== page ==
Air quality at a crossroads

DISCLAIMER: All opinions in this column reflect the views of the author(s), not of PLC.

Nearly 9,500 people die each year in London because of air pollution. [Matt Buck/Flickr]

Improving the EU’s poor air quality requires stricter regulation and significant investment. But the long term health benefits must outweigh financial concerns, argues Bert Brunekreef.

Bert Brunekreef is the Chairman of the Environment & Health Committee, European Respiratory Society.

Air quality in much of Europe is poor. More than 400,000 deaths each year are attributed to the inhalation of fine particles in the air. Other pollutants, such as ozone and nitrogen dioxide add further to the burden of disease. The Air Quality Guidelines set by the World Health Organisation are exceeded almost everywhere in Europe.

To tackle this problem, polluting emissions must go down – not just direct emissions of particles and noxious gases but also emissions of substances that react in the atmosphere to create harmful secondary particles and ozone. The European Union has proposed a new set of so-called National Emission Ceilings – limits to what each member state can discharge into the atmosphere.

In a few weeks, the European Parliament will be holding a plenary vote on the proposed National Emission Ceiling Directive. Although the proposal is not very ambitious in the short term, long term targets for 2025 and 2030 are more stringent to help ensure that Europe’s air will stop being the cause of so many preventable deaths. Detailed impact assessments have shown that the health benefits of reducing air pollution are more than worth it, even if initial compliance requirements will be a challenge to industry.

Unfortunately, the proposal is being attacked from various sides. A recent example that shows the lack of cooperation to reduce emissions levels is the Volkswagen emissions-altering software scandal. It has rightfully outraged many who are working towards clean air in Europe and across the globe. What this scandal forcefully illustrates is the need for independent real-world emissions testing. Assessments of air pollution impacts on health and ecosystems should be based on real-world emission data, not on values obtained in laboratory settings, which have become more and more remote from the real world over recent years.

This affair has wider ramifications because the EU’s new National Emission Ceilings Directive covers emissions from all sectors, so not only transport, but also industry, energy production, heating and agriculture.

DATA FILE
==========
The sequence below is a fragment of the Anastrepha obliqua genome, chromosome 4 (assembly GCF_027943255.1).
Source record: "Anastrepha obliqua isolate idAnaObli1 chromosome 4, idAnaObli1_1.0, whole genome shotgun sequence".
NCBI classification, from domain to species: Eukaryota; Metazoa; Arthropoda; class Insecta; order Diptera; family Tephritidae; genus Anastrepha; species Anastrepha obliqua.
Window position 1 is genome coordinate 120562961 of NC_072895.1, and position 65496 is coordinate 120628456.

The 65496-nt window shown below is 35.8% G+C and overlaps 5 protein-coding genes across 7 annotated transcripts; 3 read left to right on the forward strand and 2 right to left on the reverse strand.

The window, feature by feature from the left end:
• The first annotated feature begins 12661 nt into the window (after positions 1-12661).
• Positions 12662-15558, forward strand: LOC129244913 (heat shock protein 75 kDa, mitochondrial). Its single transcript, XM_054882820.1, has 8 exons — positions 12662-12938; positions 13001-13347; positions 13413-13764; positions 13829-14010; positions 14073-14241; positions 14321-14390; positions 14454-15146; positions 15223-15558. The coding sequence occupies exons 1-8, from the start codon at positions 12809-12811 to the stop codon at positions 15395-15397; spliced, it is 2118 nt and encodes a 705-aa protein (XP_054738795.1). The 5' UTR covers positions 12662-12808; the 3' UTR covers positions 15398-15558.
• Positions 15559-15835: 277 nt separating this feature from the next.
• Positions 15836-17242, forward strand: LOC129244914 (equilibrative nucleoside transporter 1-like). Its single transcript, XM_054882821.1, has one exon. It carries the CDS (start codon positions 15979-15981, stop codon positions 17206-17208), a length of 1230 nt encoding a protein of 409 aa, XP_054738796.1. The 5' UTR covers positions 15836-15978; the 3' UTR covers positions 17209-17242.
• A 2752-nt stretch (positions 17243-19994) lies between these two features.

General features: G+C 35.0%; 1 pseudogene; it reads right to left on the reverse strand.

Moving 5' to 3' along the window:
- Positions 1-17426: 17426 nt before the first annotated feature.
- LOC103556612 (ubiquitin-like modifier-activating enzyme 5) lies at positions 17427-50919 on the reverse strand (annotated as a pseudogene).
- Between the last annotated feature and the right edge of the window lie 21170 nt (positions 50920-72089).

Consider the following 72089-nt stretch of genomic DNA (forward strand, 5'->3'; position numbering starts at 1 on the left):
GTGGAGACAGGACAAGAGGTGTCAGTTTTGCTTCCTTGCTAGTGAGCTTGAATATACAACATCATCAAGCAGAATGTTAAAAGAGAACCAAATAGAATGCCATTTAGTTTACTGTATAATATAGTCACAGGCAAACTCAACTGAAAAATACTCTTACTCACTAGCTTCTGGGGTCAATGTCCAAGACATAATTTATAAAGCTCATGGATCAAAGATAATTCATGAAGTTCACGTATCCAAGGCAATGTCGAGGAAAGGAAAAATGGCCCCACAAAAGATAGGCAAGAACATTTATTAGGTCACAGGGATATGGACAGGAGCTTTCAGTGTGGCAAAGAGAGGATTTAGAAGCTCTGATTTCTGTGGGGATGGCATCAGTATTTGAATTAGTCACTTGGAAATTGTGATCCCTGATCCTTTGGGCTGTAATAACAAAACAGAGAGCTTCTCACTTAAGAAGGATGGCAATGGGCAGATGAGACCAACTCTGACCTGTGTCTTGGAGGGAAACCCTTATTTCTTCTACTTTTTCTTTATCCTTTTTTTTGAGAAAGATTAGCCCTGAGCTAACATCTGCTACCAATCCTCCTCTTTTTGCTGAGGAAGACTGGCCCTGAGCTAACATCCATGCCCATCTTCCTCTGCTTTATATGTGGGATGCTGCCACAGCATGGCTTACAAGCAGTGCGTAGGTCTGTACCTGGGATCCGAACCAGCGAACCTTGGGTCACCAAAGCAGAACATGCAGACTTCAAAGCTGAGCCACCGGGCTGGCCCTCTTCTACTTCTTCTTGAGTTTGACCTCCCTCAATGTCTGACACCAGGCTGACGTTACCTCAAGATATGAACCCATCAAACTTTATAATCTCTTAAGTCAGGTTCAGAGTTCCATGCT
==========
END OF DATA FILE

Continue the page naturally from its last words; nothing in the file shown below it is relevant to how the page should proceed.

In the agriculture sector in Europe, there is also a history of air pollution concentration not decreasing in line with reported emissions reductions. Ammonia, used and produced by the growing of crops and the rearing of animals for food, contributes significantly to the formation of secondary inorganic aerosols, which make up a large part of PM2.5 (fine particles in the air we breathe which can penetrate into the airways and lungs). Current scientific evidence considers the major PM2.5 components to be equally hazardous; therefore, the contribution of ammonia emissions to adverse health effects of PM2.5 is likely to be large.

To tackle the problem, taking action on ammonia emissions must be part of the solution. However, just last year, a significant gap was seen in the Netherlands between a reported strong downward trend in ammonia emissions and actual ammonia concentrations which showed no signs of change. Without significant ammonia reductions, the effects of reducing nitrogen and sulphur oxides on secondary particle formation will also become less effective.

Air pollution is a problem we’re all causing together, and one we’re all suffering from. This is not something that can be dealt with on a local or even national level: air pollution has no borders. It’s also something that cannot be dealt with by just one sector, be it transportation, space heating, energy production, industry or agriculture. Emissions from all sectors mix and react to produce the pollutants that today are causing so much harm in Europe. All sectors must therefore contribute to the solution, and policymakers should ensure that we’re all shouldering the burden together. The potential benefits are huge. The longer we take to make tough decisions, the bigger the challenge we’ll face in the future.